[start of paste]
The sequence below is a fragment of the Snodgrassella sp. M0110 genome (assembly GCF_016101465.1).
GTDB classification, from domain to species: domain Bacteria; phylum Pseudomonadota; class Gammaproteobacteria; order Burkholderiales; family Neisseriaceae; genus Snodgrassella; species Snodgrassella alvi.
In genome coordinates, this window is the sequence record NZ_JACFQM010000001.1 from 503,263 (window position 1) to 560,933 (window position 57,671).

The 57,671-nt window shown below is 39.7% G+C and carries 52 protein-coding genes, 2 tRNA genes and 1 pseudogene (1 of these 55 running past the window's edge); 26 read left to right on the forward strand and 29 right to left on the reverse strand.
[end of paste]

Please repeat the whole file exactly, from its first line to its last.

The sequence below is a fragment of the Snodgrassella sp. M0110 genome (assembly GCF_016101465.1).
GTDB classification, from domain to species: domain Bacteria; phylum Pseudomonadota; class Gammaproteobacteria; order Burkholderiales; family Neisseriaceae; genus Snodgrassella; species Snodgrassella alvi.
In genome coordinates, this window is the sequence record NZ_JACFQM010000001.1 from 503,263 (window position 1) to 560,933 (window position 57,671).

The 57,671-nt window shown below is 39.7% G+C and carries 52 protein-coding genes, 2 tRNA genes and 1 pseudogene (1 of these 55 running past the window's edge); 26 read left to right on the forward strand and 29 right to left on the reverse strand.